SAGAL: For some reason, so much of this weird news coming out of Sochi has been about toilets. We saw the double toilet, one bathroom in a hotel that appeared to have two chest of drawers where the toilet should be, and then there was one bathroom that appeared to have, facing the toilet, a row of chairs for spectators.


SAGAL: But no, it looks like, as appropriate for the Olympics, it looks like the judges' stand, perfect 2s all around.


SAGAL: Robin, here is your next quote:

KASELL: Wow. So much Grow. Such wow.

SAGAL: That's one of many people commenting on a post by Mark Zuckerberg, celebrating the 10th birthday of what this week?

LEVINS: Facebook.

SAGAL: Yes indeed, Facebook is 10.



SAGAL: And it makes it like wow, where did this decade go? Oh, yeah we wasted the whole thing on Facebook.


SAGAL: It's become such a part of our lives the last 10 years, Facebook. Think about all the things we'd be doing if Facebook hadn't been invented, if it didn't exist. You'd be walking up to people, shoving your baby in their face yelling look at him.


SAGAL: Like hello, thousand people who I've met at some point in my life, thank you from traveling all over the world to meet in this large auditorium. I just wanted to tell you I had some amazing salmon for lunch.


POUNDSTONE: I'm always - people post about how happy they are and how, you know, little Johnny's doing everything they'd hoped. But I think that if we had to meet and, you know, you could actually see little Johnny, you'd realize, well, you know, yes, but he hates you.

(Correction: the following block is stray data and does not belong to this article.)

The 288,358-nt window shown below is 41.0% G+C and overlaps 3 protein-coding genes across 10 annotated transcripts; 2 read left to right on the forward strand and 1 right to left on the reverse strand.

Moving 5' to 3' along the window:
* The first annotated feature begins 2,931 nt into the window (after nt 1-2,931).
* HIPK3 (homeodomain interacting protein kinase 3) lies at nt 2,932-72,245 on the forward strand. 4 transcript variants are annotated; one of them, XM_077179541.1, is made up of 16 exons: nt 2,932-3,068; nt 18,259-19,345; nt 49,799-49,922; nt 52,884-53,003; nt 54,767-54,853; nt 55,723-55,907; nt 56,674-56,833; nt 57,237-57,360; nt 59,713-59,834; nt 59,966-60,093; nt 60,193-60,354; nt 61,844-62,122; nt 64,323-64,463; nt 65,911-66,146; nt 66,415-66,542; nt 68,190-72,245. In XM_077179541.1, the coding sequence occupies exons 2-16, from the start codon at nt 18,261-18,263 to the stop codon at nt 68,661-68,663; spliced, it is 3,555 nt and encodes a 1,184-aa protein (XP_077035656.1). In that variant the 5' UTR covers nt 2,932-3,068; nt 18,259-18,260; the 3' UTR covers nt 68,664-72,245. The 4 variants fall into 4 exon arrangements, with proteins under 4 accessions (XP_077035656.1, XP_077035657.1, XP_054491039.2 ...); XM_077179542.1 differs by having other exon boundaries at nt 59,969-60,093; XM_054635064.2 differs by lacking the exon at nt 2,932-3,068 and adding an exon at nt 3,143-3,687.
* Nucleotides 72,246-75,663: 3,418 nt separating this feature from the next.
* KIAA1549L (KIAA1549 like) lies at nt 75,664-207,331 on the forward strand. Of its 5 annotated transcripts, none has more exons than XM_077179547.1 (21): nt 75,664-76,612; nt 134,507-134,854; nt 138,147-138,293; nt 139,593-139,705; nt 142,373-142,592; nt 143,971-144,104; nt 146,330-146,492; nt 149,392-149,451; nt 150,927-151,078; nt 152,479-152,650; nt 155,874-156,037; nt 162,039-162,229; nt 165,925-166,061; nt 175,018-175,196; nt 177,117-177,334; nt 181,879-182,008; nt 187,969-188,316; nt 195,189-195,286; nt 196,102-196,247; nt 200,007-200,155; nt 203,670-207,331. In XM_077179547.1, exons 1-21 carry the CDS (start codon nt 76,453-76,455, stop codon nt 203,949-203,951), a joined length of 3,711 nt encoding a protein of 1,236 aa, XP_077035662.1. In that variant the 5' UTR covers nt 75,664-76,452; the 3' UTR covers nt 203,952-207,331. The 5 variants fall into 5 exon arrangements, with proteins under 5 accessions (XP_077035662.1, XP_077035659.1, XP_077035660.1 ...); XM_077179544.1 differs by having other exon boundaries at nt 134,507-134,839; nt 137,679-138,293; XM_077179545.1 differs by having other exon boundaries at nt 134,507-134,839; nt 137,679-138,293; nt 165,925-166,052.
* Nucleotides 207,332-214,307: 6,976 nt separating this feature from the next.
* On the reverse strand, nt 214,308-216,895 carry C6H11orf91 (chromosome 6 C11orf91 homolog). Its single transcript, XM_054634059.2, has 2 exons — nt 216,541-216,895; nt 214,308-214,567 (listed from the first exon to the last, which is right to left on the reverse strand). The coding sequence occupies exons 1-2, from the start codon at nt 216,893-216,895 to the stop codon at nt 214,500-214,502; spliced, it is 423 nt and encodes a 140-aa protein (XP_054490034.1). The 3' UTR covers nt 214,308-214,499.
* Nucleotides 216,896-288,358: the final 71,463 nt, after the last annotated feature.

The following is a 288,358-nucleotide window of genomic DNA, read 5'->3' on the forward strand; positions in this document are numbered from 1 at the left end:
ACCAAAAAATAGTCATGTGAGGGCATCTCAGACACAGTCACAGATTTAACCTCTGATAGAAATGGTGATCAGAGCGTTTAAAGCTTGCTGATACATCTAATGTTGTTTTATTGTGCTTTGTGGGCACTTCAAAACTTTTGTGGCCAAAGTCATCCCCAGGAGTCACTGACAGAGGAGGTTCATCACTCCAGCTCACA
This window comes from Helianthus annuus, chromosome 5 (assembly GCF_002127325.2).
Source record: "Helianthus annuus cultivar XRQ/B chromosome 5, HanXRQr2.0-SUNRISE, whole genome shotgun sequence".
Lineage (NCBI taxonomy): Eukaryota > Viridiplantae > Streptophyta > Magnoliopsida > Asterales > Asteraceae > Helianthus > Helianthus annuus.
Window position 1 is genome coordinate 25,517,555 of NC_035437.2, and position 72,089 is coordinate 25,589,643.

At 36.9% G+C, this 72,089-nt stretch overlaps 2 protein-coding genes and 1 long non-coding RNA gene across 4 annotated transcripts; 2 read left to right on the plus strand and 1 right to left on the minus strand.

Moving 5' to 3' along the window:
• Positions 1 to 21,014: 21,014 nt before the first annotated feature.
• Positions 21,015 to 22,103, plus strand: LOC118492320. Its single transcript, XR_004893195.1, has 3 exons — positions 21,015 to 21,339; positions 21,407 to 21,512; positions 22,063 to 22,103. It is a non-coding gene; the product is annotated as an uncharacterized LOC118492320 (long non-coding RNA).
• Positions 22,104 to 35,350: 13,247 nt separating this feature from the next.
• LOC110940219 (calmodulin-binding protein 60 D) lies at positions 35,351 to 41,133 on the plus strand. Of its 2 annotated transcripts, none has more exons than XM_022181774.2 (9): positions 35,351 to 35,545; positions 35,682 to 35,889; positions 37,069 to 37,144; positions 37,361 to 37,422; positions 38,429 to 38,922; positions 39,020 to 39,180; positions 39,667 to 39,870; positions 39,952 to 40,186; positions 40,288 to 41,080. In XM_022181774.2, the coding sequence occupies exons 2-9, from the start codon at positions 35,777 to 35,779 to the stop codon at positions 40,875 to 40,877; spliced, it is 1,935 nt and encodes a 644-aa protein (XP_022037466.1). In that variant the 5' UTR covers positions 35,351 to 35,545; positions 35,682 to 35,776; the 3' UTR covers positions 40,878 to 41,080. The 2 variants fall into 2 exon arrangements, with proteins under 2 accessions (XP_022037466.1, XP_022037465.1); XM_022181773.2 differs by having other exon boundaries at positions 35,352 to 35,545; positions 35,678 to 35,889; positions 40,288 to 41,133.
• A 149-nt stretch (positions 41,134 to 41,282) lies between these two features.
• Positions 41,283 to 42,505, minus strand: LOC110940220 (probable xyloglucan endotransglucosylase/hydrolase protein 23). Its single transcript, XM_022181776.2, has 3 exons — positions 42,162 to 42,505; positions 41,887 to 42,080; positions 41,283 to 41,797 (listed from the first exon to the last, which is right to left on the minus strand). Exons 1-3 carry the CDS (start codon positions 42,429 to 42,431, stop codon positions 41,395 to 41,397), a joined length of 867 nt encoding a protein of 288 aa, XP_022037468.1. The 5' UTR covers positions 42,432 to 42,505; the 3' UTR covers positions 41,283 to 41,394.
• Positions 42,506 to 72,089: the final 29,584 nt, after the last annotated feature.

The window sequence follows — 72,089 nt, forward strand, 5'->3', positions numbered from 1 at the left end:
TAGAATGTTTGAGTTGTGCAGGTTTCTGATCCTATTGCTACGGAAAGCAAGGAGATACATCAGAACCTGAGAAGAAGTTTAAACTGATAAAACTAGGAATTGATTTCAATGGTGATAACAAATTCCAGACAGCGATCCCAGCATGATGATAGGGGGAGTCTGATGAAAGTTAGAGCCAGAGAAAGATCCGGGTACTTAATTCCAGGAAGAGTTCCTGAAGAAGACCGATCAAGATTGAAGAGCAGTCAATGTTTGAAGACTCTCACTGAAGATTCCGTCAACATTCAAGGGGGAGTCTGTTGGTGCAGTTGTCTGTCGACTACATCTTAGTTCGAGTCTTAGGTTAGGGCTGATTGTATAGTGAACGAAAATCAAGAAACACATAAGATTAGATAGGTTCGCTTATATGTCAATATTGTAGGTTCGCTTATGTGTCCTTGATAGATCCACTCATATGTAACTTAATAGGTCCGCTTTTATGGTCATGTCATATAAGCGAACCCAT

SAGAL: And you would feel better.

POUNDSTONE: Yes, sadly, that's the kind of person I am. I'm going to be honest. Yes, I would.

ROBERTS: You know, my son told me not to friend him. He wanted that one specter of - so he wanted that one place where he kind of felt like I didn't have, you know, anyway of kind of seeing what his life was like.

POUNDSTONE: I had that. My son asked me to just divide the house and have a key for his side...


POUNDSTONE: And to leave a pile of money by the door.

SAGAL: All right, Robin, here is your last quote.

KASELL: I had an awkward day. I had to call David Letterman and tell him he didn't get "The Tonight Show" again.

SAGAL: That was somebody joking this week about leaving his job. Who was it?

LEVINS: Jay Leno.

SAGAL: Yes, indeed, Jay Leno is...



SAGAL: Once again being fired from "The Tonight Show." Like a lot of people these days, he's losing his job to a robot. From now on, the tonight show will be hosted by a Roomba that can tell Obamacare jokes.


SAGAL: The - this is interesting. The Center for Media and Public Affairs actually counted up the jokes Jay Leno has made as host of "The Tonight Show." The divided them by target. It's an amazing trove of data. Jay Leno told 4,607 jokes about Bill Clinton, his favorite target; only 3,239 jokes about George W. Bush; and among celebrities OJ Simpson topped the list, 795. Can you imagine if someone did this to you, counted up your jokes, analyzed them? Well, sir, apparently you've gone with the that's what she said joke 47 times last month, and it's not getting any funnier, sir.


POUNDSTONE: Now what organization did this?

SAGAL: This is the Center for Media and Public Affairs that we saw (unintelligible)...

POUNDSTONE: And how many people work there, do you think?


SAGAL: A bunch.

ROBERTS: Yeah because that is one waste of time, I think.


BODETT: Actually, I think my long-suffering wife Rita does that with my jokes.

POUNDSTONE: Oh, that she tallies your...?

BODETT: I think so. She - yeah, she gets all my material first, you know, and...

SAGAL: Exception she expresses her data collection by saying that one again.

BODETT: No, what she says is just because I didn't laugh doesn't mean I didn't get it.


SAGAL: Carl, how did Robin do on our quiz?

KASELL: Robin had three correct answers, Peter. So I'll be doing the message on his own answering machine or voicemail.

SAGAL: Well done, thank you, sir, congratulations.